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Inside the Warriors' emotional night processing Kevin Durant's injury

Mark Medina, The Mercury News on

Published in Basketball

TORONTO -- The tears filled their eyes.

Kevin Durant became emotional when he felt pain in what the team later fears to be a torn right Achilles tendon. And when he walked out of the arena with crutches and a walking boot. And when he processed the Warriors' 106-105 win over the Toronto Raptors in Game 5 of the NBA Finals on Monday, an outcome that closed the series to 3-2 and ensured a Game 6 in what will be the final game at Oracle Arena on Thursday.

Durant's teammates became emotional as they helped him off the court. And when they channeled their frustration and concern toward their play. And when they spoke about their All-Star teammate in glowing terms for reasons besides helping them win two consecutive NBA titles and returning from a right calf injury in hopes of salvaging the Finals.

"Everybody gets so wrapped up in chasing championships and the greatness that you see on the floor," Stephen Curry said. "But life is more important in terms of caring about an individual and what they're going through on a daily basis."

Warriors coach Steve Kerr became emotional when he addressed his team following the win. And when he processed Durant's debilitating injury that will only be confirmed with an MRI scheduled sometime on Tuesday. And when he saw Durant rehab his right calf injury for more than a month.

"I just told the team I didn't know what to say," Kerr said. "On the one hand, I'm so proud of them, just the amazing heart and grit that they showed. And on the other, I'm just devastated for Kevin. So it's a bizarre feeling that we all have right now. An incredible win and a horrible loss at the same time."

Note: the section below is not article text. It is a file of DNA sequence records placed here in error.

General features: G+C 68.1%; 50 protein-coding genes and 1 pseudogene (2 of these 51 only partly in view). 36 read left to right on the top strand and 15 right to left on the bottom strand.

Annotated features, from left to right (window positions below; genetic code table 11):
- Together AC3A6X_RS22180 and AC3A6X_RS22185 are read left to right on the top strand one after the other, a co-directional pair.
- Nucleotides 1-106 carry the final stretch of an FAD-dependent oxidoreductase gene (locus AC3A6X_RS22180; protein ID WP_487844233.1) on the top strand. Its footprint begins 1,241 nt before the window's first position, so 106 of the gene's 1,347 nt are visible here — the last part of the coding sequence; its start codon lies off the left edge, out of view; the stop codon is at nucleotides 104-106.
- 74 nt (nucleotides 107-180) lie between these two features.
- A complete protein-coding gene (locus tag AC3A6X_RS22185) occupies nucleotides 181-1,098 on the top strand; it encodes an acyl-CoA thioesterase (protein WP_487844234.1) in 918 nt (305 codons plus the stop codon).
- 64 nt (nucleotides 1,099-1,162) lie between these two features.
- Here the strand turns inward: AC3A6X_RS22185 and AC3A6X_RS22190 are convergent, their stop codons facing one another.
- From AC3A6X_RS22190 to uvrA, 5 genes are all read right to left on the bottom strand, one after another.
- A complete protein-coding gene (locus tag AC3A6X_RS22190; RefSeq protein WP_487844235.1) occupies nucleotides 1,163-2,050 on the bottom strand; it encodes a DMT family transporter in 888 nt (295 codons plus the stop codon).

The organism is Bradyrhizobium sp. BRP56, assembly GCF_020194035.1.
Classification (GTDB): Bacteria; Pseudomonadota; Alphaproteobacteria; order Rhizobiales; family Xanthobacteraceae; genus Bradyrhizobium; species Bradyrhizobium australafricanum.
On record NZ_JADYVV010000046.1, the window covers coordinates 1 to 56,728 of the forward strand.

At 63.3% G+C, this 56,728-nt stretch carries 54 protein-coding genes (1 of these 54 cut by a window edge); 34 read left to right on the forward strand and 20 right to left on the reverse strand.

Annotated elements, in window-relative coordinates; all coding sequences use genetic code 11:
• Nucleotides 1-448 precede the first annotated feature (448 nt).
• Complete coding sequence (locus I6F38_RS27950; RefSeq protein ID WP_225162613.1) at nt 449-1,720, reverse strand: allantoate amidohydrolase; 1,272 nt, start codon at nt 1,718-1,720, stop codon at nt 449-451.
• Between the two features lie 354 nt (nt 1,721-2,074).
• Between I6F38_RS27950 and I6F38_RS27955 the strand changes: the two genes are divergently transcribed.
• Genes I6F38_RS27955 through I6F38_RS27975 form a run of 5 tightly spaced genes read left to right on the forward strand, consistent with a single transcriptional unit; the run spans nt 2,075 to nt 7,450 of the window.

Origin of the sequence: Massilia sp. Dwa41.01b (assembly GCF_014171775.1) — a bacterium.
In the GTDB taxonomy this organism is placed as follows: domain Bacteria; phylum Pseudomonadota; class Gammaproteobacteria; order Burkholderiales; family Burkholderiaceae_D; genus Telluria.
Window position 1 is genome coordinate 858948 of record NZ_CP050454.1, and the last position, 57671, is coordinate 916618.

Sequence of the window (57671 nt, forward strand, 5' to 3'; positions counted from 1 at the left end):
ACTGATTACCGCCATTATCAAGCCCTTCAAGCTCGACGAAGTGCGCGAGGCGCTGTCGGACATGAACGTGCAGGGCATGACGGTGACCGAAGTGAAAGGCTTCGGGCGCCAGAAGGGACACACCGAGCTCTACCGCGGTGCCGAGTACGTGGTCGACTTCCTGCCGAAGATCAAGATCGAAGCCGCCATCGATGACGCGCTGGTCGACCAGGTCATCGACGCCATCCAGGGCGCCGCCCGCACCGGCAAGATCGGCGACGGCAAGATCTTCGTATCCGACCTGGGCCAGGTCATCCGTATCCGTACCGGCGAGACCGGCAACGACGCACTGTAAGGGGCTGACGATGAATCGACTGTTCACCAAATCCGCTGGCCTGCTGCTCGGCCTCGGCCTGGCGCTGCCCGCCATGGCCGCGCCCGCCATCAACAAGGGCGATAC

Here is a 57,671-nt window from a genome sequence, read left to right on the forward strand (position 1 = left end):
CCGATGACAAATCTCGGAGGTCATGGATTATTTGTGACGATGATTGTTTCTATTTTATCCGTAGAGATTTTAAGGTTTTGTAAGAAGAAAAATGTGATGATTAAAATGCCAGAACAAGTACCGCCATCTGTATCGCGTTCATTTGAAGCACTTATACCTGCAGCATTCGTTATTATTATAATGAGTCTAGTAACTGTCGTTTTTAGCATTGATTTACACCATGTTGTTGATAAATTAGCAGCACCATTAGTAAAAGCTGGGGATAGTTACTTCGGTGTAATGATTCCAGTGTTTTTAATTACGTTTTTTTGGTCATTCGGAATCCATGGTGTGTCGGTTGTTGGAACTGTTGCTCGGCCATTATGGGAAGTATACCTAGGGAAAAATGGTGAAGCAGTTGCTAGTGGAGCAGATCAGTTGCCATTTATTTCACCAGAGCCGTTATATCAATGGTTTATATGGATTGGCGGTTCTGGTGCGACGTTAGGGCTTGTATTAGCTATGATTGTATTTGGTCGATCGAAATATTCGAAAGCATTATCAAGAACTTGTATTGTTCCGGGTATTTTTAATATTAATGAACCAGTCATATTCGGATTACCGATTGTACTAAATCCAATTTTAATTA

Finally, Warriors general manager Bob Myers became emotional when he walked with Durant out of the arena. And when his eyes watered when he sat at the podium. And when he processed any suggestion that Durant's prolonged injury partly reflected any dissatisfaction with the team or any want to preserve his value when he plans to become an unrestricted free agent in less than a month.

"Kevin Durant loves to play basketball, and the people that questioned whether he wanted to get back to this team were wrong," Myers said through tearful eyes and a quivering voice. "He's one of the most misunderstood people. He's a good teammate. He's a good person. It's not fair. I'm lucky to know him."

Before he could be asked, Myers strongly defended the training staff's decision to clear Durant and for Kerr to play him. Myers described the process as "thorough," saying it entailed Durant receiving "multiple MRI's" and visiting "multiple doctors" after straining his right calf against Houston in the playoffs May 8. The Warriors remained patient as Durant missed 14 playoff games. They also required Durant to complete a full practice before playing, something he had not done until Sunday.

"That was a collaborative decision," Myers said. "I don't believe there's anybody to blame, but I understand in this world and if you have to, you can blame me. I run our basketball operations department."

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